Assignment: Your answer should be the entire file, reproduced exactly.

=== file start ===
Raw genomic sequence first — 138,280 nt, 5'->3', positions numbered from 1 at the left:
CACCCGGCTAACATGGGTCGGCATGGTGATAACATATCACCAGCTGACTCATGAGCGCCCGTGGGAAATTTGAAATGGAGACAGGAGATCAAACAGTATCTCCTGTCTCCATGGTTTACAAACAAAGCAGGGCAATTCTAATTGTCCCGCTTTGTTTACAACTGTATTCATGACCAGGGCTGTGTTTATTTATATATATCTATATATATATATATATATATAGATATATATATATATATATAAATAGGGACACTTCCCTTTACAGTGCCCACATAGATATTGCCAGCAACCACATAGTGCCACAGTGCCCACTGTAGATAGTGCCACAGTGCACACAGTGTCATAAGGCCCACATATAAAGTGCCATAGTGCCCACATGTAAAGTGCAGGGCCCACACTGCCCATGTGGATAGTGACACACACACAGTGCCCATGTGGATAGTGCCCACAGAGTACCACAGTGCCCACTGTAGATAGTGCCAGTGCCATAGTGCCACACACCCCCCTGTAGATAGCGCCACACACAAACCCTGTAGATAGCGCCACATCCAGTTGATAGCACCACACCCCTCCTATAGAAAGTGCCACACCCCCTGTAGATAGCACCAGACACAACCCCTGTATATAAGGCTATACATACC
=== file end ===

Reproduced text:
Raw genomic sequence first — 138,280 nt, 5'->3', positions numbered from 1 at the left:
CACCCGGCTAACATGGGTCGGCATGGTGATAACATATCACCAGCTGACTCATGAGCGCCCGTGGGAAATTTGAAATGGAGACAGGAGATCAAACAGTATCTCCTGTCTCCATGGTTTACAAACAAAGCAGGGCAATTCTAATTGTCCCGCTTTGTTTACAACTGTATTCATGACCAGGGCTGTGTTTATTTATATATATCTATATATATATATATATATATAGATATATATATATATATATAAATAGGGACACTTCCCTTTACAGTGCCCACATAGATATTGCCAGCAACCACATAGTGCCACAGTGCCCACTGTAGATAGTGCCACAGTGCACACAGTGTCATAAGGCCCACATATAAAGTGCCATAGTGCCCACATGTAAAGTGCAGGGCCCACACTGCCCATGTGGATAGTGACACACACACAGTGCCCATGTGGATAGTGCCCACAGAGTACCACAGTGCCCACTGTAGATAGTGCCAGTGCCATAGTGCCACACACCCCCCTGTAGATAGCGCCACACACAAACCCTGTAGATAGCGCCACATCCAGTTGATAGCACCACACCCCTCCTATAGAAAGTGCCACACCCCCTGTAGATAGCACCAGACACAACCCCTGTATATAAGGCTATACATACC